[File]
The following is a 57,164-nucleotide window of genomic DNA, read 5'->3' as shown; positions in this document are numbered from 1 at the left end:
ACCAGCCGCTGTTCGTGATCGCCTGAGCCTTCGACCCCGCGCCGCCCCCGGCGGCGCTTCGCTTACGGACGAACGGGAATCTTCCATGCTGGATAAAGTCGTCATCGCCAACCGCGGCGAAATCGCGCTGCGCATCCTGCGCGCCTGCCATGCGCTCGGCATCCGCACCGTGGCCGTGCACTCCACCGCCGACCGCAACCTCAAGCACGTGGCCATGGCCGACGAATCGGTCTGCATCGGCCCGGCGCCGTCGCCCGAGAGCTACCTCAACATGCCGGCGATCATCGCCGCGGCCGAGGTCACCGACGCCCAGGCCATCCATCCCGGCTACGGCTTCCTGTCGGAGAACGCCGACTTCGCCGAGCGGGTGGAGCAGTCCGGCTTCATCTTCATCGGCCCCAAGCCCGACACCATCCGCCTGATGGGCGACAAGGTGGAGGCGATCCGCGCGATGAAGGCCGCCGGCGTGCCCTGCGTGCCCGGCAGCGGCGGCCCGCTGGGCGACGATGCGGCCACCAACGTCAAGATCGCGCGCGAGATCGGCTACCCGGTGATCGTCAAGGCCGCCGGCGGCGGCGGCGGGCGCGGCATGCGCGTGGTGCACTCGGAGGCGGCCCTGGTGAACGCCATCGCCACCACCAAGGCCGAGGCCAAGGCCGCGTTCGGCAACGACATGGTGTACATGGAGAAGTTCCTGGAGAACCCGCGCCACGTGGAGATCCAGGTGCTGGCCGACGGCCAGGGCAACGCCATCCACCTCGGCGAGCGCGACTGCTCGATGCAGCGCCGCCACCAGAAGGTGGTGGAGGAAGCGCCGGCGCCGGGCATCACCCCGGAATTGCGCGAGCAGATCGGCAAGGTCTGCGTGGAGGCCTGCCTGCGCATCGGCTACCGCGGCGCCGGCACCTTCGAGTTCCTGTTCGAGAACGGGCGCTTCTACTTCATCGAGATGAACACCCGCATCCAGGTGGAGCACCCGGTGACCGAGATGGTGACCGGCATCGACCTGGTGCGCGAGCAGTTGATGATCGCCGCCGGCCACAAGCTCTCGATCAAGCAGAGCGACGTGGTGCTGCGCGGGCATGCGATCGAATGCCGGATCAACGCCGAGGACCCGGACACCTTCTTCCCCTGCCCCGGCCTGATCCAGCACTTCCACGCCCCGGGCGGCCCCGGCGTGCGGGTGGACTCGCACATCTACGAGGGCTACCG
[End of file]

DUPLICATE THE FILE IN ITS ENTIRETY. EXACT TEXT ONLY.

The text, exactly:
The following is a 57,164-nucleotide window of genomic DNA, read 5'->3' as shown; positions in this document are numbered from 1 at the left end:
ACCAGCCGCTGTTCGTGATCGCCTGAGCCTTCGACCCCGCGCCGCCCCCGGCGGCGCTTCGCTTACGGACGAACGGGAATCTTCCATGCTGGATAAAGTCGTCATCGCCAACCGCGGCGAAATCGCGCTGCGCATCCTGCGCGCCTGCCATGCGCTCGGCATCCGCACCGTGGCCGTGCACTCCACCGCCGACCGCAACCTCAAGCACGTGGCCATGGCCGACGAATCGGTCTGCATCGGCCCGGCGCCGTCGCCCGAGAGCTACCTCAACATGCCGGCGATCATCGCCGCGGCCGAGGTCACCGACGCCCAGGCCATCCATCCCGGCTACGGCTTCCTGTCGGAGAACGCCGACTTCGCCGAGCGGGTGGAGCAGTCCGGCTTCATCTTCATCGGCCCCAAGCCCGACACCATCCGCCTGATGGGCGACAAGGTGGAGGCGATCCGCGCGATGAAGGCCGCCGGCGTGCCCTGCGTGCCCGGCAGCGGCGGCCCGCTGGGCGACGATGCGGCCACCAACGTCAAGATCGCGCGCGAGATCGGCTACCCGGTGATCGTCAAGGCCGCCGGCGGCGGCGGCGGGCGCGGCATGCGCGTGGTGCACTCGGAGGCGGCCCTGGTGAACGCCATCGCCACCACCAAGGCCGAGGCCAAGGCCGCGTTCGGCAACGACATGGTGTACATGGAGAAGTTCCTGGAGAACCCGCGCCACGTGGAGATCCAGGTGCTGGCCGACGGCCAGGGCAACGCCATCCACCTCGGCGAGCGCGACTGCTCGATGCAGCGCCGCCACCAGAAGGTGGTGGAGGAAGCGCCGGCGCCGGGCATCACCCCGGAATTGCGCGAGCAGATCGGCAAGGTCTGCGTGGAGGCCTGCCTGCGCATCGGCTACCGCGGCGCCGGCACCTTCGAGTTCCTGTTCGAGAACGGGCGCTTCTACTTCATCGAGATGAACACCCGCATCCAGGTGGAGCACCCGGTGACCGAGATGGTGACCGGCATCGACCTGGTGCGCGAGCAGTTGATGATCGCCGCCGGCCACAAGCTCTCGATCAAGCAGAGCGACGTGGTGCTGCGCGGGCATGCGATCGAATGCCGGATCAACGCCGAGGACCCGGACACCTTCTTCCCCTGCCCCGGCCTGATCCAGCACTTCCACGCCCCGGGCGGCCCCGGCGTGCGGGTGGACTCGCACATCTACGAGGGCTACCG